In a continued effort to answer some questions troubling many, here is week 2 of more answers based on psychological therapy and experience that will hopefully cause some thought ripples and empower you. More confidence, clarity and courage.
8. How do we keep our mental health in check in such tough times?
While I have always said that stress is an integral part of life and learning, prolonged stress can be the culprit of significant damage. The pandemic has exposed us to multiple stressors including uncertainty in future which is stretching and thinning out our endurance. Mental health is key not just to avoid psychological disease through this period but also to be optimally effective, resilient and healthy.
a) Follow a routine – a certain amount of predictability in the day will reduce last-minute agitation and stress. A comfortable plan that includes physical activity/exercise, intake of a healthy diet, prioritising sleep, balancing work and rest will help. Our brains like familiarity and will be more available to fight if something comes up, if at least some basic patterns are on autopilot.
b) Adjust and adapt – as a paradox to my own earlier point of the brain preferring the familiar, I would like to remind you that our brains are champions at adapting to the new. A lot of things have changed recently and shifting focus from rejection, rumination and rigidity, to acceptance of the change and flexibility, openness to explore, wrestle with unfamiliar and developing strategies and skills to adapt will help maintain mental health.
9. What is the best way to maintain a healthy sleep schedule right now?
I truly believe we know the answer to this but are not able to follow our own sound judgement.
Deriving our dopamine kick from gadgets and binge-watching TV, browsing social media until wee hours of the night, not having to wake up early to ready and reach the kids to school and “believing” that we have all day to catch up, apart from worries that have cropped up, could have contributed to our sleep habits changing.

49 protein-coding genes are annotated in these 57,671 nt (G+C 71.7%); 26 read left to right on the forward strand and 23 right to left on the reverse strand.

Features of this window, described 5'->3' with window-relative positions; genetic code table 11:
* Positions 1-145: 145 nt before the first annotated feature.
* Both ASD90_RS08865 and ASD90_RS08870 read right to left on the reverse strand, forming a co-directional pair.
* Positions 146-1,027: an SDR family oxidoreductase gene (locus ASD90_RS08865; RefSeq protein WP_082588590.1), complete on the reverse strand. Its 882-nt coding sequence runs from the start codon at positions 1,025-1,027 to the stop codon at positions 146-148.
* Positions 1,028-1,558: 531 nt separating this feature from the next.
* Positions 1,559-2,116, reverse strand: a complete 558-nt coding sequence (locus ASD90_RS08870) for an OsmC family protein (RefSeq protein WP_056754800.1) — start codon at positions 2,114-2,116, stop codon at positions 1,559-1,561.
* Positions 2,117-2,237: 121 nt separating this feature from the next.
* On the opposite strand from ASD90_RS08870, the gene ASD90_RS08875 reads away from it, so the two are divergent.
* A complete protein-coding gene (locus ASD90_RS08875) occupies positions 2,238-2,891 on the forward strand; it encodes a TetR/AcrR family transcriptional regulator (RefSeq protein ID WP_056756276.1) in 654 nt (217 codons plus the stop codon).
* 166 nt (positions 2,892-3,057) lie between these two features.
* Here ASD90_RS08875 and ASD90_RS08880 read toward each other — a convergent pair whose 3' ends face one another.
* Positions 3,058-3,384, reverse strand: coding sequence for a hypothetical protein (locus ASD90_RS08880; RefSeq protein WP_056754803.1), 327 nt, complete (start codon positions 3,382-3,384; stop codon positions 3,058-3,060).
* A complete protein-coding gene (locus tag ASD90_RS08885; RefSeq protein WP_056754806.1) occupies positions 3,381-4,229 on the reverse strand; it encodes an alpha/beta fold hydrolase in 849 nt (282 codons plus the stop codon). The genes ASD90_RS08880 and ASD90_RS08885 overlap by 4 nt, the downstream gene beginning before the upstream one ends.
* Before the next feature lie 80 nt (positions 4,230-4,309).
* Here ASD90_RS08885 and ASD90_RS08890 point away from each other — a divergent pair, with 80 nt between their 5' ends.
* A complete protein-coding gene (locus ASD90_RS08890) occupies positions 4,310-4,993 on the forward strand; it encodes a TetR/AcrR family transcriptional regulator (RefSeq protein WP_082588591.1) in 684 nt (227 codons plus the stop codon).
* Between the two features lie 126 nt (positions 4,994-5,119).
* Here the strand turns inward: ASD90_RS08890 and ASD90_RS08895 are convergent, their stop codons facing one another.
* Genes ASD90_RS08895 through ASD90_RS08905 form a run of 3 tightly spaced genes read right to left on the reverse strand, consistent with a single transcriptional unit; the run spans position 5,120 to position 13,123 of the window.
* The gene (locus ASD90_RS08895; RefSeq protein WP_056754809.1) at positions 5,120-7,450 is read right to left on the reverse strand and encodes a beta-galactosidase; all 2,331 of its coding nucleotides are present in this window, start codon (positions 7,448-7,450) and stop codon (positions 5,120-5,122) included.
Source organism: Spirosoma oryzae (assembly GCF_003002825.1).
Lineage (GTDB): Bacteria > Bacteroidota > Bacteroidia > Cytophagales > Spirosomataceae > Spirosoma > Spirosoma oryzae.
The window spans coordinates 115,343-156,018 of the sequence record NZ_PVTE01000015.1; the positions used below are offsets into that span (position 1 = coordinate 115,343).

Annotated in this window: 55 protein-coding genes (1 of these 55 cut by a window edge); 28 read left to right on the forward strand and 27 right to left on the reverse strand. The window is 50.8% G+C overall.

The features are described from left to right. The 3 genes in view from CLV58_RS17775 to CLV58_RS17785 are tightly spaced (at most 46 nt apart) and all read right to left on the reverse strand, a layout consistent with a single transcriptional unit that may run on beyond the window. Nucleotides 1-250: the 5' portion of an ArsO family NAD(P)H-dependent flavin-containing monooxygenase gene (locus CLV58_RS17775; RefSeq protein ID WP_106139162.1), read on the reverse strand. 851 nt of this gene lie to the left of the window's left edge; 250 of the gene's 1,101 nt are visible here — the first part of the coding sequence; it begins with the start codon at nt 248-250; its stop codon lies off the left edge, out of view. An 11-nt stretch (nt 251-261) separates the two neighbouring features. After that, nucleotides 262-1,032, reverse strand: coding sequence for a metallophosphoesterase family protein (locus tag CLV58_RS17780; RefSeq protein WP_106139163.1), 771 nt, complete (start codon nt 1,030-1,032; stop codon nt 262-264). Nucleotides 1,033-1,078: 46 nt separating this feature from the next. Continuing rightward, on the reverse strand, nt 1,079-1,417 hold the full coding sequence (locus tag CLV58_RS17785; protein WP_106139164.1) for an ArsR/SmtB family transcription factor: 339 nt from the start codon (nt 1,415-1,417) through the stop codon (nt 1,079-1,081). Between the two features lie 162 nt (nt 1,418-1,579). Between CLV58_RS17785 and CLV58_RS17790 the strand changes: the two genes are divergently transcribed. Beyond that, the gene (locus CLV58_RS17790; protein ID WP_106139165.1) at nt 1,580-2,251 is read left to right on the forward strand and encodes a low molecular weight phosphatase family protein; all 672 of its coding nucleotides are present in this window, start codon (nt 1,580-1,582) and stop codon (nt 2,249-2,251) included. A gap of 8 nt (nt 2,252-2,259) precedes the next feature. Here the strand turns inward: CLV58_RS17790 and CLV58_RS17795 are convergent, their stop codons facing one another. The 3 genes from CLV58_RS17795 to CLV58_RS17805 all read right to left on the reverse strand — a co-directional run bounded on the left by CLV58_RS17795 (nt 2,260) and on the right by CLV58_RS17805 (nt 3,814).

Adequate sleep is vital for our recovery and wellness. Sleep impacts our immune system, heart function, brain health function, mood, memory, productivity and significantly contributes to wellness. And we find it hard to say no to distractions at the time of sleep.
To prioritise sleep and putting all things away, no matter how tempting, for six to eight hours at night, is absolutely imperative for our wellbeing. Continued motivated practice and regulation of our behaviour is key to maintaining a healthy sleep cycle.
10. How do we come to terms with the fact that this pandemic won’t be a temporary issue?
This is truly a tough one. While it isn’t going away soon, we also need to know that it will neither be permanent nor as deadly as it unfolds currently because we are gaining more and more knowledge about the way the virus works. That said, coming to terms with things that are not in our control is the fundamental difficulty we face. It is in this cognitive error of “need to know” or “control the future” that we chronically tense our nerves. Humble acceptance of such happenings where we have limited or no control, allowing for life to unfold knowing that we are enough and further pivoting our perceptions of pain and crisis to empower ourselves and others, can help sublime our helplessness and angst.